The New York Times has an article on historical observations of anthropogenic climate change - Ben Franklin on Global Warming .
In the 1780s, Thomas Jefferson opined in his “Notes on Virginia” that “both heats and colds are become much more moderate within the memory even of the middle-aged,” expressing views articulated as early as 1721 by Cotton Mather: “Our cold is much moderated since the opening and clearing of our woods, and the winds do not blow roughly as in the days of our fathers, when water, cast up into the air, would commonly be turned into ice before it came to the ground.”
The weather historian James R. Fleming has noted that the vexing scientific challenge in the climate debate has always been “the response of a large, complex, potentially chaotic system to small changes in forcing factors.” Benjamin Franklin understood climatic forcing factors better than anyone, surmising in a 1763 letter to Ezra Stiles that “cleared land absorbs more heat and melts snow quicker.” Franklin, our meteorologist emeritus for his seminal work on everything from lightning to northeasters, later surmised (correctly) that a prevailing haze over parts of North America and northern Europe was associated with the eruption of the Laki volcano in Iceland in June 1783, and was possibly the source for the exceptional chill experienced in the winter of 1783-84 in the new United States.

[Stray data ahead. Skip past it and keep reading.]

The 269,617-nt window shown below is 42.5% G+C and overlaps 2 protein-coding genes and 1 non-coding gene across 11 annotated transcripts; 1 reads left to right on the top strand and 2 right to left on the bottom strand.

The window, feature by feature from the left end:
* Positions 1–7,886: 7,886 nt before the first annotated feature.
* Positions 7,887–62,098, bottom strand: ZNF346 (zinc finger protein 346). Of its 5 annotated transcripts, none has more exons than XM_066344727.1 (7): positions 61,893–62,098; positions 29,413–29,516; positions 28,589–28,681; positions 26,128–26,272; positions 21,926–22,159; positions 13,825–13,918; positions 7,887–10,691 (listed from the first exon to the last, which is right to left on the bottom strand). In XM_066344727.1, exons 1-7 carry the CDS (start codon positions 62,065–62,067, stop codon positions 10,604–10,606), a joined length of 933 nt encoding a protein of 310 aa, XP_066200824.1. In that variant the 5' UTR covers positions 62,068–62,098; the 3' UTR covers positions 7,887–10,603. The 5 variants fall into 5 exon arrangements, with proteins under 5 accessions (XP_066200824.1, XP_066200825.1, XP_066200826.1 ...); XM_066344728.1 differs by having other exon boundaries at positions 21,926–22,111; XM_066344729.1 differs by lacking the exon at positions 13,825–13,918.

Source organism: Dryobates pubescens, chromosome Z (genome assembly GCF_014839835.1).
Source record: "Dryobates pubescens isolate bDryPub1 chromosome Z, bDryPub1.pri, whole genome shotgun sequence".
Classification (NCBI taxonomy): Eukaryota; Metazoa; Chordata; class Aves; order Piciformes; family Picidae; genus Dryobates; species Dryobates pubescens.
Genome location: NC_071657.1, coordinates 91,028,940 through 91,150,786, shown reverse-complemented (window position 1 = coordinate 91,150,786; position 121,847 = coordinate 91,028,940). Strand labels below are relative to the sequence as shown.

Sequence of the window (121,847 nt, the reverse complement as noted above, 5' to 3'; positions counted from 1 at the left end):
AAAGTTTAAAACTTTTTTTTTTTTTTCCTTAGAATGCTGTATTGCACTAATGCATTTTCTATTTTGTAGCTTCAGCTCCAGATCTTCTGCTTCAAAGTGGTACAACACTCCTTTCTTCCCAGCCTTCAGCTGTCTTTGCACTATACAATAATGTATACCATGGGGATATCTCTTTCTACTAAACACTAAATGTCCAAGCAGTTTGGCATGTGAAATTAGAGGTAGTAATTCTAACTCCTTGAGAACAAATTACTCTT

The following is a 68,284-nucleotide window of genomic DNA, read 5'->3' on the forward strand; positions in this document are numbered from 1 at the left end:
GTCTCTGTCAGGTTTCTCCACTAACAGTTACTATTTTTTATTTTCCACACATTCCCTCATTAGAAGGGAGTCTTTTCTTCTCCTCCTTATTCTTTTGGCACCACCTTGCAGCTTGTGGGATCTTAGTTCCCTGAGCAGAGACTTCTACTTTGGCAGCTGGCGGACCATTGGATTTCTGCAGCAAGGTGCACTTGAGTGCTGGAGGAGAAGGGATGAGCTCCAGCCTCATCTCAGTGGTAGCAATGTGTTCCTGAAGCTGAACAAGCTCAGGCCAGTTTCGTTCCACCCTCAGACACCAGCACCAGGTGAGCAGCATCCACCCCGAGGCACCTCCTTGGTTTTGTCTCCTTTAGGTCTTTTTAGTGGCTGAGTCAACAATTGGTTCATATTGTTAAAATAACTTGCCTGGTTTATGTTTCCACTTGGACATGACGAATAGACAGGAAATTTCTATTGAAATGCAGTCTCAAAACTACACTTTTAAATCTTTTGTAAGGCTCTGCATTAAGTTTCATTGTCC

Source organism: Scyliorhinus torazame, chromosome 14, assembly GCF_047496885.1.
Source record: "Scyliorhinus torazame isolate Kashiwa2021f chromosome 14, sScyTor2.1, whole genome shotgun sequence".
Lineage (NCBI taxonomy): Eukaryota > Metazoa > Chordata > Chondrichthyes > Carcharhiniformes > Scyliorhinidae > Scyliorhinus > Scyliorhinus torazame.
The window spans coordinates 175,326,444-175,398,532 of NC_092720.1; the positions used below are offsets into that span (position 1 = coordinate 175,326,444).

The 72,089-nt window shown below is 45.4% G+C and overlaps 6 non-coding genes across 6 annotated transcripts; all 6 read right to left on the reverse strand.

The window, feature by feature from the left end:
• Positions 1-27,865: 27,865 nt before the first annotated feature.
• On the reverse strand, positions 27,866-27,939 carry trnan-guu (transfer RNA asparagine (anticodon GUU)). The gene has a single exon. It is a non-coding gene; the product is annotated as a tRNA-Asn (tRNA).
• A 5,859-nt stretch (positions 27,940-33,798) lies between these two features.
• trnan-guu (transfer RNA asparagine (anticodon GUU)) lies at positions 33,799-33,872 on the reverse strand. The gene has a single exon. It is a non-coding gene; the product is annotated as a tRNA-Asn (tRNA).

On the other side of the developing weather controversy in the late 18th century, Webster quarreled with Jefferson, insisting that he relied too heavily on the memories of “elderly and middle-aged people” for his observation that the climate had moderated. While Webster conceded an anthropogenic influence might still be at work, he argued that it caused something less than climate change: “All the alterations in a country, in consequence of clearing and cultivation, result only in making a different distribution of heat and cold, moisture and dry weather, among the several seasons.”
Hugh Williamson, astute in his understanding of the hydrological cycle, a key component in any climate change debate, wrote, “The vapors that arise from the forests are soon converted into rain, and that rain becomes the subject of future evaporation, by which the earth is further cooled.” A century and a half later, land-use studies would confirm quantifiable relationships between clearing trees for extensive farmland and changes in soil temperature, moisture distribution and local and regional climate responses, as well as the urban heat-island effect. In our time, we have learned that tropical deforestation is linked to as much as 15 percent of the world’s global warming pollution, largely due to the release of carbon dioxide, one of several “greenhouse gases” that trap and re-radiate terrestrial heat.